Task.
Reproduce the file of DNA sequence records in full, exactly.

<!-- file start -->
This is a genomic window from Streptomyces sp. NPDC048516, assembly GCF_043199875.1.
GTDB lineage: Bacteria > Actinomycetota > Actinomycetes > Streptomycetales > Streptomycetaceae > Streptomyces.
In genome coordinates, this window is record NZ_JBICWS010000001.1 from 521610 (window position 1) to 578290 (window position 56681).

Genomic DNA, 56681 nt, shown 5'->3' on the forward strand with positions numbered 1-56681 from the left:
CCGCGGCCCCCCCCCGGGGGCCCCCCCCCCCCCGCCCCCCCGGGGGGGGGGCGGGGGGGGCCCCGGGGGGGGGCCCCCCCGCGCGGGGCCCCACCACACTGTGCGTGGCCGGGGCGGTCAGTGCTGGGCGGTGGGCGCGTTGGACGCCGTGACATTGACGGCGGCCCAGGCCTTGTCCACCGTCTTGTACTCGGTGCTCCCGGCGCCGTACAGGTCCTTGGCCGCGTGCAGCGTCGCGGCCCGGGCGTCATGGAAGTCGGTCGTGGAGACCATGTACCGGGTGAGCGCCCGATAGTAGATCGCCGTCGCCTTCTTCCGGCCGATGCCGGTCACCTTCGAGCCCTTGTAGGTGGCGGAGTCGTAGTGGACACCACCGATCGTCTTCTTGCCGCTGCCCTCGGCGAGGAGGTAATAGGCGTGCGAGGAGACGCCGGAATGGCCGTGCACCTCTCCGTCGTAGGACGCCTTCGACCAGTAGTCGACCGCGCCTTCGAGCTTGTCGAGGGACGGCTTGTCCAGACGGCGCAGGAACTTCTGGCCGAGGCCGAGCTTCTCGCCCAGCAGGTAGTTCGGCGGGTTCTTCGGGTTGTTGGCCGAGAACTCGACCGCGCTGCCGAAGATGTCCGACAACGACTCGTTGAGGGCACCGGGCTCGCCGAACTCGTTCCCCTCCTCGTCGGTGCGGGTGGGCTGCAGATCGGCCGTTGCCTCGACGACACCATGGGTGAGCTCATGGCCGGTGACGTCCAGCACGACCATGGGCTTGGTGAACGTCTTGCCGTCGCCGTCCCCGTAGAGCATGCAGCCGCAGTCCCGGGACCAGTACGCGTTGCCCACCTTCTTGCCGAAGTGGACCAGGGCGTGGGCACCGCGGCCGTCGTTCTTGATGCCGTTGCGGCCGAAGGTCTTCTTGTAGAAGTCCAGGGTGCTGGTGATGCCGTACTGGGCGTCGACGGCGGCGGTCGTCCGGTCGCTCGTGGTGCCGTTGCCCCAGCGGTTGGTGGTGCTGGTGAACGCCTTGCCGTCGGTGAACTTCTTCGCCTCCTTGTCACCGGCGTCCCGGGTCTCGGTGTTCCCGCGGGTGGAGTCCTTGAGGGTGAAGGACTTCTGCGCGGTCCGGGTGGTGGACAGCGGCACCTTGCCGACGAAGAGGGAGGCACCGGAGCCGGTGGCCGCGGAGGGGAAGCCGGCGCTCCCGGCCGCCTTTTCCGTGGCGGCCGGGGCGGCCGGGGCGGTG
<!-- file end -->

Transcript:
This is a genomic window from Streptomyces sp. NPDC048516, assembly GCF_043199875.1.
GTDB lineage: Bacteria > Actinomycetota > Actinomycetes > Streptomycetales > Streptomycetaceae > Streptomyces.
In genome coordinates, this window is record NZ_JBICWS010000001.1 from 521610 (window position 1) to 578290 (window position 56681).

Genomic DNA, 56681 nt, shown 5'->3' on the forward strand with positions numbered 1-56681 from the left:
CCGCGGCCCCCCCCCGGGGGCCCCCCCCCCCCCGCCCCCCCGGGGGGGGGGCGGGGGGGGCCCCGGGGGGGGGCCCCCCCGCGCGGGGCCCCACCACACTGTGCGTGGCCGGGGCGGTCAGTGCTGGGCGGTGGGCGCGTTGGACGCCGTGACATTGACGGCGGCCCAGGCCTTGTCCACCGTCTTGTACTCGGTGCTCCCGGCGCCGTACAGGTCCTTGGCCGCGTGCAGCGTCGCGGCCCGGGCGTCATGGAAGTCGGTCGTGGAGACCATGTACCGGGTGAGCGCCCGATAGTAGATCGCCGTCGCCTTCTTCCGGCCGATGCCGGTCACCTTCGAGCCCTTGTAGGTGGCGGAGTCGTAGTGGACACCACCGATCGTCTTCTTGCCGCTGCCCTCGGCGAGGAGGTAATAGGCGTGCGAGGAGACGCCGGAATGGCCGTGCACCTCTCCGTCGTAGGACGCCTTCGACCAGTAGTCGACCGCGCCTTCGAGCTTGTCGAGGGACGGCTTGTCCAGACGGCGCAGGAACTTCTGGCCGAGGCCGAGCTTCTCGCCCAGCAGGTAGTTCGGCGGGTTCTTCGGGTTGTTGGCCGAGAACTCGACCGCGCTGCCGAAGATGTCCGACAACGACTCGTTGAGGGCACCGGGCTCGCCGAACTCGTTCCCCTCCTCGTCGGTGCGGGTGGGCTGCAGATCGGCCGTTGCCTCGACGACACCATGGGTGAGCTCATGGCCGGTGACGTCCAGCACGACCATGGGCTTGGTGAACGTCTTGCCGTCGCCGTCCCCGTAGAGCATGCAGCCGCAGTCCCGGGACCAGTACGCGTTGCCCACCTTCTTGCCGAAGTGGACCAGGGCGTGGGCACCGCGGCCGTCGTTCTTGATGCCGTTGCGGCCGAAGGTCTTCTTGTAGAAGTCCAGGGTGCTGGTGATGCCGTACTGGGCGTCGACGGCGGCGGTCGTCCGGTCGCTCGTGGTGCCGTTGCCCCAGCGGTTGGTGGTGCTGGTGAACGCCTTGCCGTCGGTGAACTTCTTCGCCTCCTTGTCACCGGCGTCCCGGGTCTCGGTGTTCCCGCGGGTGGAGTCCTTGAGGGTGAAGGACTTCTGCGCGGTCCGGGTGGTGGACAGCGGCACCTTGCCGACGAAGAGGGAGGCACCGGAGCCGGTGGCCGCGGAGGGGAAGCCGGCGCTCCCGGCCGCCTTTTCCGTGGCGGCCGGGGCGGCCGGGGCGGTG